To me, it is totally unacceptable that this active and ever growing separatist movement intends to dismantle the Canadian state and carry the Cree territory out of Canadian confederation with or without our consent.

You feel the Crees have the right of total choice?

We, as a people, have the fundamental right of self-determination. We have the right to determine our own destiny. We are not discussing the Cree right to secede but rather the situation we are faced with in Quebec. The Cree people do not seek to oppose or interfere with the exercise of self-determination by the people of Quebec with respect to their own territories.

It’s not a question of Crees seceding from Quebec but rather Quebec that is seceding from Canada and the Crees. But if the entire Canadian landscape is to be unilaterally or bilaterally changed, it is the Cree people who have the right to determine our own political status.

What about the fiduciary obligations and rights enjoyed by Crees under the present system?

That’s one of the things I feel we need to address. The government of Canada has a fiduciary responsibility over the native peoples. That means Canada would have to take a position on whether they’re going to defend Cree interests and that of other First Nations. So far, we have been seeing only “alert neutrality.” Canada has been keeping silent.

Do you think Canada has upheld its end of the fiduciary rights and obligations?

Canada has been bending over backwards to appease Quebec so they won’t leave the Canadian family. That, to me, is very clear.

If Quebec leaves Confederation, what do you think will be the status of the James Bay and Northern Quebec Agreement and the complimentary agreements, which were signed by the Crees, Canada and Quebec?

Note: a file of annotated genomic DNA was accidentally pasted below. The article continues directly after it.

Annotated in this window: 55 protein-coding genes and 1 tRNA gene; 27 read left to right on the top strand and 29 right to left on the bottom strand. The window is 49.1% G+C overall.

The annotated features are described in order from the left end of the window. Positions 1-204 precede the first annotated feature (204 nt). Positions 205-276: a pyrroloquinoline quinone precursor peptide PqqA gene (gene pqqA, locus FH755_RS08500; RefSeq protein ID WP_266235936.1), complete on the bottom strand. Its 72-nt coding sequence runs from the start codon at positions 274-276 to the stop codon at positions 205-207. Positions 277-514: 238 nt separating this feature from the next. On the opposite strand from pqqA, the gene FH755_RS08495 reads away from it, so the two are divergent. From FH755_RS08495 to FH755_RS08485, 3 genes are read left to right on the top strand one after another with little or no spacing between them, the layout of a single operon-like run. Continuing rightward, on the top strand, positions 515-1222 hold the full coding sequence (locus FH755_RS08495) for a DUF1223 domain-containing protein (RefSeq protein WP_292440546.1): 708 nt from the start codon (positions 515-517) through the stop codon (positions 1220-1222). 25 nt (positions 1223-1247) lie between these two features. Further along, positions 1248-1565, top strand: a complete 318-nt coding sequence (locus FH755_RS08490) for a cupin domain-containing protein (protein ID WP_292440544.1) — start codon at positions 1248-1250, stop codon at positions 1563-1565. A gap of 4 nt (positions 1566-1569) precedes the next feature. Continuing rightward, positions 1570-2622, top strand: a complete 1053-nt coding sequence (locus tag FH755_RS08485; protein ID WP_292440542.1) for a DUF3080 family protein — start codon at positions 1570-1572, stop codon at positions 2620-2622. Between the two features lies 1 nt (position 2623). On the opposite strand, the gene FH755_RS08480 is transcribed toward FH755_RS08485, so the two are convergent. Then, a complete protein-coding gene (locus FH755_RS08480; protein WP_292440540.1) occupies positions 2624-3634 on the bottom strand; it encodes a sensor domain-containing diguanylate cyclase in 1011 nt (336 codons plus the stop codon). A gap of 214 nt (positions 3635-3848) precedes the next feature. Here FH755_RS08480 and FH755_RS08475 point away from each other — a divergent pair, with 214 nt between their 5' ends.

We signed the agreement with Quebec within Canada and with the understanding that Quebec was within Confederation.

If that changes, we ask the question of whether or not the rights to self-determination will be respected within a independent Quebec. Also, will the government of Canada honour and respect its constitutional fiduciary duty given to the native people.

These are the questions we put to the Royal Commission on Aboriginal Peoples back in November in Montreal. We are pressuring the government to come up with these answers.

What role do you see the Crees playing in Quebec’s possible secession? Will we be relegated to the role of pawns, or will we be a major player?

This depends on the extent to which Crees are willing to defend or protect their rights. I think it’s important that this issue be discussed at the grassroots level. That is going on right now and will continue. Decisions will have to be made on protecting Cree rights and we will probably be making visits to all the Cree communities.